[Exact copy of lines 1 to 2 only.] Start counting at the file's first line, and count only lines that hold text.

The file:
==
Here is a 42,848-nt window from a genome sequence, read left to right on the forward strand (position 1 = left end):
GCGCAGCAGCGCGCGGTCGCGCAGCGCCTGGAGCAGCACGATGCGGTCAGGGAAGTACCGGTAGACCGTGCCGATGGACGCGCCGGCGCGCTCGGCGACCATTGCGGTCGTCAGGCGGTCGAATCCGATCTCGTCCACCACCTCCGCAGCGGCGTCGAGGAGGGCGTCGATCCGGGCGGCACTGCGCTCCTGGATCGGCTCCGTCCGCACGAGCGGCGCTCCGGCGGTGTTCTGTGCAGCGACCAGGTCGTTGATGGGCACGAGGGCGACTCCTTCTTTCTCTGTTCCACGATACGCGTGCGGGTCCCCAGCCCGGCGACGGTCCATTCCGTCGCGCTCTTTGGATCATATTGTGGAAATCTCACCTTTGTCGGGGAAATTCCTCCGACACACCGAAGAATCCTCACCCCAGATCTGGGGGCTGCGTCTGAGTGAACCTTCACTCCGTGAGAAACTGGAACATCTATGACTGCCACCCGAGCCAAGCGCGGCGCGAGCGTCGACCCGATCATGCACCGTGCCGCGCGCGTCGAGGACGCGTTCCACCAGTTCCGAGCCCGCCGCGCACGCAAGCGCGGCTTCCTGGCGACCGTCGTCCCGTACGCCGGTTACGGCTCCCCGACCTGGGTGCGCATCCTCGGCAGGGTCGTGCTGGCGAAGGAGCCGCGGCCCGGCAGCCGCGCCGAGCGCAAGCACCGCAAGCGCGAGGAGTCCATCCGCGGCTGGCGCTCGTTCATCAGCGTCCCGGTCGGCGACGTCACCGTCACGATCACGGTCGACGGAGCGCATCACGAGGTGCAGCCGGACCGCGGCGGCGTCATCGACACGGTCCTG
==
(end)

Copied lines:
Here is a 42,848-nt window from a genome sequence, read left to right on the forward strand (position 1 = left end):
GCGCAGCAGCGCGCGGTCGCGCAGCGCCTGGAGCAGCACGATGCGGTCAGGGAAGTACCGGTAGACCGTGCCGATGGACGCGCCGGCGCGCTCGGCGACCATTGCGGTCGTCAGGCGGTCGAATCCGATCTCGTCCACCACCTCCGCAGCGGCGTCGAGGAGGGCGTCGATCCGGGCGGCACTGCGCTCCTGGATCGGCTCCGTCCGCACGAGCGGCGCTCCGGCGGTGTTCTGTGCAGCGACCAGGTCGTTGATGGGCACGAGGGCGACTCCTTCTTTCTCTGTTCCACGATACGCGTGCGGGTCCCCAGCCCGGCGACGGTCCATTCCGTCGCGCTCTTTGGATCATATTGTGGAAATCTCACCTTTGTCGGGGAAATTCCTCCGACACACCGAAGAATCCTCACCCCAGATCTGGGGGCTGCGTCTGAGTGAACCTTCACTCCGTGAGAAACTGGAACATCTATGACTGCCACCCGAGCCAAGCGCGGCGCGAGCGTCGACCCGATCATGCACCGTGCCGCGCGCGTCGAGGACGCGTTCCACCAGTTCCGAGCCCGCCGCGCACGCAAGCGCGGCTTCCTGGCGACCGTCGTCCCGTACGCCGGTTACGGCTCCCCGACCTGGGTGCGCATCCTCGGCAGGGTCGTGCTGGCGAAGGAGCCGCGGCCCGGCAGCCGCGCCGAGCGCAAGCACCGCAAGCGCGAGGAGTCCATCCGCGGCTGGCGCTCGTTCATCAGCGTCCCGGTCGGCGACGTCACCGTCACGATCACGGTCGACGGAGCGCATCACGAGGTGCAGCCGGACCGCGGCGGCGTCATCGACACGGTCCTG